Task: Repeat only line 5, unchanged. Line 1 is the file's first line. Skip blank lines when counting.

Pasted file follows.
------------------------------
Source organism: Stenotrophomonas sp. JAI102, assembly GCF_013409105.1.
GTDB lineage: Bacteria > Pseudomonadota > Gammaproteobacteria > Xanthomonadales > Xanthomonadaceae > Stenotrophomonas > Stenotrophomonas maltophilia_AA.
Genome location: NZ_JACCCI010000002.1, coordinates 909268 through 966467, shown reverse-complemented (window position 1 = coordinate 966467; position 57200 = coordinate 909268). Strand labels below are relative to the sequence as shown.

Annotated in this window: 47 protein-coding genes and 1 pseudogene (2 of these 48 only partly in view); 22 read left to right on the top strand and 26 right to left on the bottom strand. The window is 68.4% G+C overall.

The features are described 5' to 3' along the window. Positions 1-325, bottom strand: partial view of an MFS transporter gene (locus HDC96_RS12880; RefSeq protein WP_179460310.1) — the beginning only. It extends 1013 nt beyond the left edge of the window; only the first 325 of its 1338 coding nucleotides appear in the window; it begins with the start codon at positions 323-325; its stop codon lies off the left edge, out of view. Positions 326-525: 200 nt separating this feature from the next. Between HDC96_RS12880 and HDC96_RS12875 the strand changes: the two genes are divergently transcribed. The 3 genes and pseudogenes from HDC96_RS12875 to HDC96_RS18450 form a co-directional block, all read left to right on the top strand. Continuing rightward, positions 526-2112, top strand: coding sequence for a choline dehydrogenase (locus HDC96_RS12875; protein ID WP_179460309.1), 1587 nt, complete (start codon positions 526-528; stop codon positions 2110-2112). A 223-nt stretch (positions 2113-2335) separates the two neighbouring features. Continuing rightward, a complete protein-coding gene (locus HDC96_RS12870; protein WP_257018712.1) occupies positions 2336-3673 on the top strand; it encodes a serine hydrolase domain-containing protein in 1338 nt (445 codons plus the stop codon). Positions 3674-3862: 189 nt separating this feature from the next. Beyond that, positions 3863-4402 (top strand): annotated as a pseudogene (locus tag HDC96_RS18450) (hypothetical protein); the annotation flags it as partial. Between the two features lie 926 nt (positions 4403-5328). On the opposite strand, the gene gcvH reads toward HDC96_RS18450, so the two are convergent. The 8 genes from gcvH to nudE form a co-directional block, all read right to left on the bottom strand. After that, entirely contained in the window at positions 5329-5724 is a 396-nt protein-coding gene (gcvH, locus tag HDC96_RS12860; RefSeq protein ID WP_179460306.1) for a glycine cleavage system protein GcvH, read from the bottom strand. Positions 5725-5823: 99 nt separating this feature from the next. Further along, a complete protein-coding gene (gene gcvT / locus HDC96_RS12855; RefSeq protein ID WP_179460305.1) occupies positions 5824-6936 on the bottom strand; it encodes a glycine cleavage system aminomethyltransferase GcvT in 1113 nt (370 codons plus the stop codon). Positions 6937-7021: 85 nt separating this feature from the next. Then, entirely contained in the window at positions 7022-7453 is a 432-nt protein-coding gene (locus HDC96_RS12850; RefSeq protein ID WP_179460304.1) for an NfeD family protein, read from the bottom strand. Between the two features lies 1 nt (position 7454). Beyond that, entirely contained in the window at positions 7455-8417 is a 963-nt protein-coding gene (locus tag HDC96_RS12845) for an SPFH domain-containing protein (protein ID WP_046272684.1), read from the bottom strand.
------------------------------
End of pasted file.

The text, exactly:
The features are described 5' to 3' along the window. Positions 1-325, bottom strand: partial view of an MFS transporter gene (locus HDC96_RS12880; RefSeq protein WP_179460310.1) — the beginning only. It extends 1013 nt beyond the left edge of the window; only the first 325 of its 1338 coding nucleotides appear in the window; it begins with the start codon at positions 323-325; its stop codon lies off the left edge, out of view. Positions 326-525: 200 nt separating this feature from the next. Between HDC96_RS12880 and HDC96_RS12875 the strand changes: the two genes are divergently transcribed. The 3 genes and pseudogenes from HDC96_RS12875 to HDC96_RS18450 form a co-directional block, all read left to right on the top strand. Continuing rightward, positions 526-2112, top strand: coding sequence for a choline dehydrogenase (locus HDC96_RS12875; protein ID WP_179460309.1), 1587 nt, complete (start codon positions 526-528; stop codon positions 2110-2112). A 223-nt stretch (positions 2113-2335) separates the two neighbouring features. Continuing rightward, a complete protein-coding gene (locus HDC96_RS12870; protein WP_257018712.1) occupies positions 2336-3673 on the top strand; it encodes a serine hydrolase domain-containing protein in 1338 nt (445 codons plus the stop codon). Positions 3674-3862: 189 nt separating this feature from the next. Beyond that, positions 3863-4402 (top strand): annotated as a pseudogene (locus tag HDC96_RS18450) (hypothetical protein); the annotation flags it as partial. Between the two features lie 926 nt (positions 4403-5328). On the opposite strand, the gene gcvH reads toward HDC96_RS18450, so the two are convergent. The 8 genes from gcvH to nudE form a co-directional block, all read right to left on the bottom strand. After that, entirely contained in the window at positions 5329-5724 is a 396-nt protein-coding gene (gcvH, locus tag HDC96_RS12860; RefSeq protein ID WP_179460306.1) for a glycine cleavage system protein GcvH, read from the bottom strand. Positions 5725-5823: 99 nt separating this feature from the next. Further along, a complete protein-coding gene (gene gcvT / locus HDC96_RS12855; RefSeq protein ID WP_179460305.1) occupies positions 5824-6936 on the bottom strand; it encodes a glycine cleavage system aminomethyltransferase GcvT in 1113 nt (370 codons plus the stop codon). Positions 6937-7021: 85 nt separating this feature from the next. Then, entirely contained in the window at positions 7022-7453 is a 432-nt protein-coding gene (locus HDC96_RS12850; RefSeq protein ID WP_179460304.1) for an NfeD family protein, read from the bottom strand. Between the two features lies 1 nt (position 7454). Beyond that, entirely contained in the window at positions 7455-8417 is a 963-nt protein-coding gene (locus tag HDC96_RS12845) for an SPFH domain-containing protein (protein ID WP_046272684.1), read from the bottom strand.